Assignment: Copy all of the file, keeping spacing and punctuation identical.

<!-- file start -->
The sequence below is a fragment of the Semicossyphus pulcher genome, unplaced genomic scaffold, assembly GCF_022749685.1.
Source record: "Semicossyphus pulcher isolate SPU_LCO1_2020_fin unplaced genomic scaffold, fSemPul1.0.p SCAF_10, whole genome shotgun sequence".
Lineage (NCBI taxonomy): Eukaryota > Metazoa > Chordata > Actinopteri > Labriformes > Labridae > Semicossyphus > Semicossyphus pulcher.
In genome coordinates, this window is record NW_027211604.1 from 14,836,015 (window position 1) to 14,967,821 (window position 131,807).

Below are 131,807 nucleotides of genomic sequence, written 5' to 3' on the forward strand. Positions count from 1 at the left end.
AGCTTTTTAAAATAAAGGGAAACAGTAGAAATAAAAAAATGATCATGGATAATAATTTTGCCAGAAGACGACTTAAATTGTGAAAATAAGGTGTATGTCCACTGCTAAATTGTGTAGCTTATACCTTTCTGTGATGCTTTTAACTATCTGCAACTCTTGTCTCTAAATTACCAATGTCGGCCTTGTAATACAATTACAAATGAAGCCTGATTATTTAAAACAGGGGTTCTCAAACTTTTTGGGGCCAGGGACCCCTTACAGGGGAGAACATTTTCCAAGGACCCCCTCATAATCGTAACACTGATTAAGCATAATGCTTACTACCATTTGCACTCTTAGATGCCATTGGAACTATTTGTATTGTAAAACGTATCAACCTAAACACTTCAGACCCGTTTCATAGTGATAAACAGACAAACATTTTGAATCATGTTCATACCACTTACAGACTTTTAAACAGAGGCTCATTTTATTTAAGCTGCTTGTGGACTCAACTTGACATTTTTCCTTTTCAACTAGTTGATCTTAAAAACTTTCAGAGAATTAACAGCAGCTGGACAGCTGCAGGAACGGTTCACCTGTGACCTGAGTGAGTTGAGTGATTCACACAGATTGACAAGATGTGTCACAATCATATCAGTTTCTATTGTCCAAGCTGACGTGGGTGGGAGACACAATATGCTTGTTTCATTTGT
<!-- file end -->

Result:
The sequence below is a fragment of the Semicossyphus pulcher genome, unplaced genomic scaffold, assembly GCF_022749685.1.
Source record: "Semicossyphus pulcher isolate SPU_LCO1_2020_fin unplaced genomic scaffold, fSemPul1.0.p SCAF_10, whole genome shotgun sequence".
Lineage (NCBI taxonomy): Eukaryota > Metazoa > Chordata > Actinopteri > Labriformes > Labridae > Semicossyphus > Semicossyphus pulcher.
In genome coordinates, this window is record NW_027211604.1 from 14,836,015 (window position 1) to 14,967,821 (window position 131,807).

Below are 131,807 nucleotides of genomic sequence, written 5' to 3' on the forward strand. Positions count from 1 at the left end.
AGCTTTTTAAAATAAAGGGAAACAGTAGAAATAAAAAAATGATCATGGATAATAATTTTGCCAGAAGACGACTTAAATTGTGAAAATAAGGTGTATGTCCACTGCTAAATTGTGTAGCTTATACCTTTCTGTGATGCTTTTAACTATCTGCAACTCTTGTCTCTAAATTACCAATGTCGGCCTTGTAATACAATTACAAATGAAGCCTGATTATTTAAAACAGGGGTTCTCAAACTTTTTGGGGCCAGGGACCCCTTACAGGGGAGAACATTTTCCAAGGACCCCCTCATAATCGTAACACTGATTAAGCATAATGCTTACTACCATTTGCACTCTTAGATGCCATTGGAACTATTTGTATTGTAAAACGTATCAACCTAAACACTTCAGACCCGTTTCATAGTGATAAACAGACAAACATTTTGAATCATGTTCATACCACTTACAGACTTTTAAACAGAGGCTCATTTTATTTAAGCTGCTTGTGGACTCAACTTGACATTTTTCCTTTTCAACTAGTTGATCTTAAAAACTTTCAGAGAATTAACAGCAGCTGGACAGCTGCAGGAACGGTTCACCTGTGACCTGAGTGAGTTGAGTGATTCACACAGATTGACAAGATGTGTCACAATCATATCAGTTTCTATTGTCCAAGCTGACGTGGGTGGGAGACACAATATGCTTGTTTCATTTGT